Three weeks after MRI examination, the dog underwent hemilaminectomy in the Department of Veterinary Clinical Sciences in the Small Animal Clinic of the Justus-Liebig-University Giessen in Germany. Due to the severity of lesions and neurolocalization in the thoracolumbar spinal cord, the surgical removal of the Th7–Th9 and L2–L3 lesions was performed via a dorsolateral approach (Fig. 3) with partial extension to the dorsal part of the vertebral lamina of Th7–Th9 and L2–L3 on the right side. Using an electrical burr, the bony protuberances were separated from the normal bone and removed en-bloc. Analgesic doses of morphine were administered locally (0.1 mg/kg). The excision was sent for a histopathological examination. The post-operative computed tomography (CT) was performed using a 16-slice Philips medical scanner (2006). It confirmed complete removal of the bone exostoses in the vertebral column at the level of Th7–Th9 and L2–L3 (Fig. 4). Intraoperative antibiotics (amoxicillin 25 mg/kg) were administered. The postoperative care involved intensive physiotherapy, administration of inflammatory (metamizole 50 mg/kg three times daily) and analgesic agents (fentanyl, ketamine, lidocaine). The dog was discharged after 2 days with gabapentin (10 mg/kg three times daily) maintained for 2 months and gradually tapered.

Fig. 3

Intraoperative view of the vertebral column at the level of Th8–Th9 showing pathological exostoses located on the spinous processes (a yellow arrow). The spinal cord and nerve root are clearly visible after removal of the pathological exostoses (b yellow arrows)

Fig. 4

Sagittal (a) and transverse (b, c) CT images taken postoperatively showing the surgically removed bone and the osseous defects in the vertebral roof and spinous processes of the Th8, T9 and L2, L3 vertebrae. b Removal of the dorsal roof and part of the spinous processes of the vertebra at the level of Th8. c Excision of the vertebral roof and part of the spinous process of the vertebra at the level of L2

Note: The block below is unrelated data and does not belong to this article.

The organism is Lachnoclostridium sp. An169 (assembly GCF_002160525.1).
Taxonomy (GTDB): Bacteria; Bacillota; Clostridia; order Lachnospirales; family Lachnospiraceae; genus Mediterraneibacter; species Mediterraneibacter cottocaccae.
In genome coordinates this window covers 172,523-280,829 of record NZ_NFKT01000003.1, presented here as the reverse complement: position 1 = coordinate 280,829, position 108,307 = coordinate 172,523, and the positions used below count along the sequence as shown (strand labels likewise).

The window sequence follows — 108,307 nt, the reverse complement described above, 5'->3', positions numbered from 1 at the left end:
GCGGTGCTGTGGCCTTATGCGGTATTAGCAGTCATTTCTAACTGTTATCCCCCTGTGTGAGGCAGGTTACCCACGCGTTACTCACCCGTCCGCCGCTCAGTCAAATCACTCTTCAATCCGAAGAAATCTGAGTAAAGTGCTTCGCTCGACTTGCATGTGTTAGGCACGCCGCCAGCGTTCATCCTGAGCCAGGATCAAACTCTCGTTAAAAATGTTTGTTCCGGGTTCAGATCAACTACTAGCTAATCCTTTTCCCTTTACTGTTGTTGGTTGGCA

The first follow-up neurological and MRI examinations 7 months after the first MRI and 6 months post-surgery (when the dog was 15 months old) showed progressive, significant gait improvement with no signs of pain. The neurological investigation revealed a wide based—stance and mild proprioceptive ataxia in the hind limbs, normal proprioceptive positioning on all the limbs with normal spinal reflexes. Palpation of the vertebral column of the dog did not reveal any hyperesthesia or pain sings. The control MRI study revealed no further extension of the osteochondroma masses. A significant reduction in the spinal cord compression at the level of Th8–Th9 and L2–L3 intervertebral space was noted (Fig. 5). An intramedullary T2W hyperintense and T1W isointense signal was observed at both sites, indicating thoracolumbar myelopathy most likely secondary to previous compression of the spinal cord and subsequent spinal cord gliosis or edema. The compressions at the C6–C7 and L4–L5 level remained unchanged compared to the first MR examination. Regular, moderate physical activity and maintenance of a normal body weight was recommended. Based on a neurological examination performed 15 months post-surgery (when the dog was 2 years old), the dog did not show any further neurological deterioration.